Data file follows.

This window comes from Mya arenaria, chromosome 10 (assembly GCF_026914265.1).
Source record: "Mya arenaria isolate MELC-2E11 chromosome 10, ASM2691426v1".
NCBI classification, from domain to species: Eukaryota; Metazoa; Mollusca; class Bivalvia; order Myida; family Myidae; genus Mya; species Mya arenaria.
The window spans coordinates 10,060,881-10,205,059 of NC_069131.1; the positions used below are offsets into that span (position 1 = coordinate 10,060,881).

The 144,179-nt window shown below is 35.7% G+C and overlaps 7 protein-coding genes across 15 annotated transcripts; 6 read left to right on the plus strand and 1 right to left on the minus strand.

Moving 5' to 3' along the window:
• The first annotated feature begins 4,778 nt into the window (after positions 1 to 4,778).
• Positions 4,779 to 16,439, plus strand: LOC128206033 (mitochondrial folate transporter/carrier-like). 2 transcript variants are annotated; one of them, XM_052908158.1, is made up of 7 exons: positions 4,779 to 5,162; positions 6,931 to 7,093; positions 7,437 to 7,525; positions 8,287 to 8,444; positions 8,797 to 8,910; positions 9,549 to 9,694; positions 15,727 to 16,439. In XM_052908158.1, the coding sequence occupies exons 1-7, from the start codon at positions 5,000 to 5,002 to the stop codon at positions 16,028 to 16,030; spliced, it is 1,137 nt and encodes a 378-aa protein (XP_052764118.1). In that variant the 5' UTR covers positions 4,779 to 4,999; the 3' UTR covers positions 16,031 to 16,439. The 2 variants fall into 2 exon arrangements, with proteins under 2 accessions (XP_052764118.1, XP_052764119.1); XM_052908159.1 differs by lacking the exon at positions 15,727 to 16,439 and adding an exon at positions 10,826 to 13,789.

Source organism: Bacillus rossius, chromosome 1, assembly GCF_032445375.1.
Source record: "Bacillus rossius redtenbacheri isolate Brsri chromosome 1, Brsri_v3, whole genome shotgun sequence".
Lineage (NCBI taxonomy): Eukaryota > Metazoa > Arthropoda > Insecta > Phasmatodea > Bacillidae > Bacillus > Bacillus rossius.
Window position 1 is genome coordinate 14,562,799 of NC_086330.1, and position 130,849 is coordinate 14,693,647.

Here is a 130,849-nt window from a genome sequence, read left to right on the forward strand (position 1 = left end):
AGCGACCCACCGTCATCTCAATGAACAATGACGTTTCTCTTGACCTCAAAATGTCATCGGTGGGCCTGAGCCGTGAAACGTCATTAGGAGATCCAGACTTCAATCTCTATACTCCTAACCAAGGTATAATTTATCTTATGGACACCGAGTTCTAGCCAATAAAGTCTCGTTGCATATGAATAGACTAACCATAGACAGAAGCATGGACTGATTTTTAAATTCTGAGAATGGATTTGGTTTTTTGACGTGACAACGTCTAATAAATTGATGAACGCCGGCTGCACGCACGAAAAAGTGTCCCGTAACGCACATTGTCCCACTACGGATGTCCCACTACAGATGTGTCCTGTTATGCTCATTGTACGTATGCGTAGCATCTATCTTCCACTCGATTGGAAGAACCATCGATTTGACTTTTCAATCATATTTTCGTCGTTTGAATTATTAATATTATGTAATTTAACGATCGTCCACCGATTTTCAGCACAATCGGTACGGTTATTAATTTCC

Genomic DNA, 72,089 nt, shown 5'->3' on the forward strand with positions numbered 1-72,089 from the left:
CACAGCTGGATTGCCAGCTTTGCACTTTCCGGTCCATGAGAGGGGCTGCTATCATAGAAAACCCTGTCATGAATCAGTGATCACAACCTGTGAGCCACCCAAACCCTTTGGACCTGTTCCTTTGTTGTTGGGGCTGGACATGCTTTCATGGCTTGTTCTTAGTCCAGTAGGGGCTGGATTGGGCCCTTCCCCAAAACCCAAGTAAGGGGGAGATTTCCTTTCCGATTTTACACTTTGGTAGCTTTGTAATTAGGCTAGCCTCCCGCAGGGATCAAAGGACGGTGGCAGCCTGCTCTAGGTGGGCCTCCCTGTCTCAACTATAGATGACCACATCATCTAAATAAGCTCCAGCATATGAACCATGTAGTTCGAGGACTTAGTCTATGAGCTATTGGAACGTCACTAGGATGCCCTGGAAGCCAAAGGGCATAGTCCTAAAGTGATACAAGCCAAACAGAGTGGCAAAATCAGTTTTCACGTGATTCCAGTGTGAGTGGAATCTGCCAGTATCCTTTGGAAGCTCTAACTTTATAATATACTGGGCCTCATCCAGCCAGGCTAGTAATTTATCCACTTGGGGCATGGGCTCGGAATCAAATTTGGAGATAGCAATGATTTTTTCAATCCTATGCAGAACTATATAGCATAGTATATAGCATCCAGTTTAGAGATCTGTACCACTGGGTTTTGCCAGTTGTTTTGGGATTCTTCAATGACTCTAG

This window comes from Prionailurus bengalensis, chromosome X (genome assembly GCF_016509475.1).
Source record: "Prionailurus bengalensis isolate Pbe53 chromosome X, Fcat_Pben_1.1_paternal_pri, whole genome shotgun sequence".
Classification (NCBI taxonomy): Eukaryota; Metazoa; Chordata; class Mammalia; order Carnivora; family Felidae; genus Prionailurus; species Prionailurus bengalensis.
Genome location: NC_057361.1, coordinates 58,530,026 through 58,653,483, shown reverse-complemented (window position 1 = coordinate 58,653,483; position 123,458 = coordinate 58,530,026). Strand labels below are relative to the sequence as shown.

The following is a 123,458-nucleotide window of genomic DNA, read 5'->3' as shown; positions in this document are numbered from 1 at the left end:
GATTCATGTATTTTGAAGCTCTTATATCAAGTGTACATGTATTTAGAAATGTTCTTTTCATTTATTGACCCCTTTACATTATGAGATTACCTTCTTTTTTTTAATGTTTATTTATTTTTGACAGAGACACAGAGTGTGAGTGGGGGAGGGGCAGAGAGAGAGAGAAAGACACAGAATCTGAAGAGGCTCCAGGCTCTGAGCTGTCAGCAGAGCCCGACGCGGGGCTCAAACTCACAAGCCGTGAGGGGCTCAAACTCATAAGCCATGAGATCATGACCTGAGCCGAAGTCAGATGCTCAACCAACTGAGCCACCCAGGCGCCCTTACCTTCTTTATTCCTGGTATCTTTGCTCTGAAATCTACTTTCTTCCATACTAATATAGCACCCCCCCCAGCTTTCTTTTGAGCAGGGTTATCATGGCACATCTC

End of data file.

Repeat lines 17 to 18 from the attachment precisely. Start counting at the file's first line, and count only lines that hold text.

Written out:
This window comes from Prionailurus bengalensis, chromosome X (genome assembly GCF_016509475.1).
Source record: "Prionailurus bengalensis isolate Pbe53 chromosome X, Fcat_Pben_1.1_paternal_pri, whole genome shotgun sequence".